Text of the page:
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If Chad's still hanging at 14, could be a Bird

Discussion in 'Draft Zone' started by dmq, Jan 27, 2006.

  1. dmq

    dmq If I'm so pretty, why am I available?

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    If Chad's still hanging at 14, could be a Bird

    By LES BOWENbowenl@phillynews.com

    MOBILE, Ala. - There are lots of things the Eagles could use this offseason, things teams in the playoffs seemed to have that the 6-10 Birds lack.
    Right up there on that list is a big, fast, dominating outside linebacker.
    Like Iowa's Chad Greenway, for instance.
    Greenway, measured and weighed at the Senior Bowl at 6-2 ½, 243, is projected as the Eagles' pick at 14th overall in the first round in several mock NFL drafts. Mock drafts, particularly 3 months before the real draft, are a shot in the dark, but Greenway indicated the Eagles are among the teams that have shown the most interest in him.
    Of course, the Eagles haven't taken a linebacker in the first round since Jerry Robinson in 1979. They have often drafted linebackers in the second round, with a stunning lack of success. In the last decade, the Eagles have taken linebackers James Darling (1997), Barry Gardner (1999), Quinton Caver (2001) and Matt McCoy (2005), all in the second round. It's unfair to call McCoy a bust already, especially since he came out of college a year early, but his rookie year was not encouraging. It's not too early to call the others busts. In fact, Caver, cut early in the 2002 season because he couldn't figure out kick coverage, let alone the defense, might be enshrined in the Draft Bust Hall of Fame. With a bust in his likeness, of course.
    Maybe the Eagles need to change their linebacking draft karma by breaking out of the second-round rut. One hazard is that defensive coordinator Jim Johnson's scheme is quite complex, especially for an outside linebacker. That seemed to be a big part of McCoy's problem this past season.
    Greenway seems like an especially quick study. The coaches at Iowa certainly thought so; they recruited him even though he'd never played 11-man football, while growing up raising hogs in tiny Mount Vernon, S.D. (Greenway was a quarterback and safety on a nine-man team.) Then he not only learned to play the 11-man game, he moved to linebacker, and quickly became a star.
    "It really wasn't that big an adjustment," Greenway said this week. "Eight-man [played in some small, isolated areas] would be more of an adjustment, because the formation isn't square."
    In the NFL, he said, "I'm up for pretty much any adjustment I have to make, whether that be living the city life, or a different defense."
    A nine-man offense lines up like an 11-man offense, Greenway said, except the two tackles are missing.
    "We played with two tight ends and one flanker," he said. "You had to have five on the line of scrimmage."
    Abdul Hodge, Iowa's standout inside 'backer, also Greenway's teammate this week for the North at the Senior Bowl, said he couldn't believe it when they began talking about their high school careers, shortly after arriving at Iowa as freshmen.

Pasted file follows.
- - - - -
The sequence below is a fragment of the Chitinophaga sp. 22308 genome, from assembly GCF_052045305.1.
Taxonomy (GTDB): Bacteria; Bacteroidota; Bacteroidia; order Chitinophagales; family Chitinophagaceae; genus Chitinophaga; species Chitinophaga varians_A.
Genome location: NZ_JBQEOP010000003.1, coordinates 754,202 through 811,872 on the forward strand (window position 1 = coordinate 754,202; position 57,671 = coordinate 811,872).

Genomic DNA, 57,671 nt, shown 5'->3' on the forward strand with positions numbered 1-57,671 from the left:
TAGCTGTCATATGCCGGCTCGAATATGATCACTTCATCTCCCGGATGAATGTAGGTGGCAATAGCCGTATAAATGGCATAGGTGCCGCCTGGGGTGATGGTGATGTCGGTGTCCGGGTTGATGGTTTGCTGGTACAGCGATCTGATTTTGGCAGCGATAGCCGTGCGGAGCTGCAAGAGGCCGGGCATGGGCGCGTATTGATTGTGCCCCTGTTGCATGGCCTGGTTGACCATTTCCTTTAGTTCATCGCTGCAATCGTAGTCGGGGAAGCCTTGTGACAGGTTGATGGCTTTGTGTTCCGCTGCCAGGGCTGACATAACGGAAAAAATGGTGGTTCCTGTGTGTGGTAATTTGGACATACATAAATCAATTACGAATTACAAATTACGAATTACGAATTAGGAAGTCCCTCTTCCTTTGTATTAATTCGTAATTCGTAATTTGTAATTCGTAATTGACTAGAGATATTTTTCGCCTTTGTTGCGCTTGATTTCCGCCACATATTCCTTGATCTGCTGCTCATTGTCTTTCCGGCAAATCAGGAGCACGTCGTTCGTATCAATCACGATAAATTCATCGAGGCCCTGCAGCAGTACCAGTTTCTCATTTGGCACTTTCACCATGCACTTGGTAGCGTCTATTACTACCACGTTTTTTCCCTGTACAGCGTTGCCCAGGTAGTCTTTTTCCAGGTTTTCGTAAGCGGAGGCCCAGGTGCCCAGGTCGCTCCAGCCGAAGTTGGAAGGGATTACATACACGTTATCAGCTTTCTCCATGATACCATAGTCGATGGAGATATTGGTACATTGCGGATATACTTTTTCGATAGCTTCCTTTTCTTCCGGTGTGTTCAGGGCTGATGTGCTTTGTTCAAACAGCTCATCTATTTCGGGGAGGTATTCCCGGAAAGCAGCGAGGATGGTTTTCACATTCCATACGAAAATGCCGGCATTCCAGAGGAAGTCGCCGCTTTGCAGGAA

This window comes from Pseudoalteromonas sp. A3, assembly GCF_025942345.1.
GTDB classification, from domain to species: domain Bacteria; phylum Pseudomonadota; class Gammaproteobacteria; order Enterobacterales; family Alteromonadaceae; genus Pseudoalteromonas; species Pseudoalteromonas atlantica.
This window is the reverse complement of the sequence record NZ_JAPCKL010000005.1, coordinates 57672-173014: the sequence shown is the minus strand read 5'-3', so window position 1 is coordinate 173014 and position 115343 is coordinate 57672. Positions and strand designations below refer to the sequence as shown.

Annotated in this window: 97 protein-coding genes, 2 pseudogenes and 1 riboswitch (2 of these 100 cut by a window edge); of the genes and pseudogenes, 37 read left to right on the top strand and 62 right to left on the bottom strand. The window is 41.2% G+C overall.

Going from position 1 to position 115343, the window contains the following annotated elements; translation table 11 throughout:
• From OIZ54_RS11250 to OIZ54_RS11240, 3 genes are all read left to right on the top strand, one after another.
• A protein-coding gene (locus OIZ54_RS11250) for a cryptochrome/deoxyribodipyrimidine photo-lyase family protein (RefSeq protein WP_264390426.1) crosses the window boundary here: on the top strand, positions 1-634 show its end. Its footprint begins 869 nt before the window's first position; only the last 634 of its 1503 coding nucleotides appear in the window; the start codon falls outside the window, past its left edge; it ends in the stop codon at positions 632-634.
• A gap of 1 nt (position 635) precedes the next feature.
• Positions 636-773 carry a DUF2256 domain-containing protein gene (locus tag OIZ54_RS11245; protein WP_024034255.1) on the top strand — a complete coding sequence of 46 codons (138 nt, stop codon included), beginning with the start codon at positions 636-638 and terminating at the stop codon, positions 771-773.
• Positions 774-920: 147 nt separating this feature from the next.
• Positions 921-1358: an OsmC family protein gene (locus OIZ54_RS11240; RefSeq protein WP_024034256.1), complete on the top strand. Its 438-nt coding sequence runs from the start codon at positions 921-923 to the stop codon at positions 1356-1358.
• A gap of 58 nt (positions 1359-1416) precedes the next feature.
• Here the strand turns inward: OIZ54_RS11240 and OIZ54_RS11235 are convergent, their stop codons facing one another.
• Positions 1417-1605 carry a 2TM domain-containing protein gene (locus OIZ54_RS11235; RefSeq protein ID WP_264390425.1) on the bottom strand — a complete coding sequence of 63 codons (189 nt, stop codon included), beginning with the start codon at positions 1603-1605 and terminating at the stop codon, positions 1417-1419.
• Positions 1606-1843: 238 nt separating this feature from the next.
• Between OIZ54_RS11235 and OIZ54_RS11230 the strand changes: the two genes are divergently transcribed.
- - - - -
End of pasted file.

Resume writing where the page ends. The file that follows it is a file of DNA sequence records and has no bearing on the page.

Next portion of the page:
"To me, it seemed like a flag-football type of thing," said Hodge, who grew up in Fort Lauderdale, Fla., far from such quaint notions.
    In the pros, Greenway sees himself playing the weakside, though he thinks he could play the strongside in a pinch.
    "I like playing WIL, being an athlete, being able to walk out into space and go against receivers, jam receivers, just being a bigger guy who can play in space and compete against the faster, quicker receivers," he said.
    Anyone who saw teams throw underneath on the Eagles over and over again last season had to like that answer.
    Hodge said the team that drafts Greenway will be getting an athlete and a leader.
    "He's a good person," Hodge said. "On the field and off the field, he does things right. He's down-to-earth. He doesn't get ahead of himself; he just keeps working."
    Greenway feels he has a pretty good feel for the Eagles already. Sean Considine, the former Iowa safety the Eagles drafted in the fourth round last spring, is a good friend. They talked often through Considine's difficult, injury-marred rookie season, which culminated in shoulder surgery. Greenway predicts Considine will have a strong impact next season, especially on special teams. And he said he wouldn't mind lining up with him.
    McDougle healing?
    One of the questions the Eagles need to answer as they head into the draft and free agency is whether they are likely to get any help from 2003 first-round pick Jerome McDougle. McDougle missed the 2005 season after being shot in an apparent robbery attempt in the Miami area the night before he was scheduled to travel to training camp. McDougle rehabbed through the first half of the season, but the day before he was to rejoin practice, he had to undergo emergency surgery for a hernia caused by scar tissue from the wound.
    This week at Senior Bowl practice, both agent Drew Rosenhaus and Eagles coach Andy Reid were optimistic about McDougle's progress, though Reid agreed that it would be difficult now for the Birds to project McDougle as a starter at defensive end, as they did last spring.
    Rosenhaus said McDougle has regained the weight he lost as he was recovering.
    "Jerome's about 260 and feeling great," Rosenhaus said. "He has the green light" to
  2. vicjagger

    vicjagger Well-Known Member

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    Now I get it. The Cowboys were playing 9 man football! No tackles. :rolleyes:
  3. MrPhil

    MrPhil Member

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    :lmao2:

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